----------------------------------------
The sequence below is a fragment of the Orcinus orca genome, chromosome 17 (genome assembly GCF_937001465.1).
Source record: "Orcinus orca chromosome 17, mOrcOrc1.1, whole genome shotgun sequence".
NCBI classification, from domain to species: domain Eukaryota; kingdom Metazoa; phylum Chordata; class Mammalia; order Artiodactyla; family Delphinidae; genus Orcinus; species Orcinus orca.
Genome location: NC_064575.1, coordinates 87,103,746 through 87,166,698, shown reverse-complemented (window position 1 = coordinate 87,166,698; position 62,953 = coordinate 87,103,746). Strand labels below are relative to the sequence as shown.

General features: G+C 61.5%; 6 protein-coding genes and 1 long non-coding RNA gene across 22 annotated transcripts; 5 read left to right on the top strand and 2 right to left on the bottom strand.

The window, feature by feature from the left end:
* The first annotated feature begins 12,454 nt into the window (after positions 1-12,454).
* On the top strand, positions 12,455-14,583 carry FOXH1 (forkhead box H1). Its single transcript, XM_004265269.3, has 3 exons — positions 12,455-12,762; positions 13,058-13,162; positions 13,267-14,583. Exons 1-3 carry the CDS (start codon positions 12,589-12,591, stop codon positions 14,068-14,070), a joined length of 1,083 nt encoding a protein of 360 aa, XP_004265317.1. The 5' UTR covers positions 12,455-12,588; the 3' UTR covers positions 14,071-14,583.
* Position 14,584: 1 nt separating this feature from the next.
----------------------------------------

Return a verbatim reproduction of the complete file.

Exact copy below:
The sequence below is a fragment of the Orcinus orca genome, chromosome 17 (genome assembly GCF_937001465.1).
Source record: "Orcinus orca chromosome 17, mOrcOrc1.1, whole genome shotgun sequence".
NCBI classification, from domain to species: domain Eukaryota; kingdom Metazoa; phylum Chordata; class Mammalia; order Artiodactyla; family Delphinidae; genus Orcinus; species Orcinus orca.
Genome location: NC_064575.1, coordinates 87,103,746 through 87,166,698, shown reverse-complemented (window position 1 = coordinate 87,166,698; position 62,953 = coordinate 87,103,746). Strand labels below are relative to the sequence as shown.

General features: G+C 61.5%; 6 protein-coding genes and 1 long non-coding RNA gene across 22 annotated transcripts; 5 read left to right on the top strand and 2 right to left on the bottom strand.

The window, feature by feature from the left end:
* The first annotated feature begins 12,454 nt into the window (after positions 1-12,454).
* On the top strand, positions 12,455-14,583 carry FOXH1 (forkhead box H1). Its single transcript, XM_004265269.3, has 3 exons — positions 12,455-12,762; positions 13,058-13,162; positions 13,267-14,583. Exons 1-3 carry the CDS (start codon positions 12,589-12,591, stop codon positions 14,068-14,070), a joined length of 1,083 nt encoding a protein of 360 aa, XP_004265317.1. The 5' UTR covers positions 12,455-12,588; the 3' UTR covers positions 14,071-14,583.
* Position 14,584: 1 nt separating this feature from the next.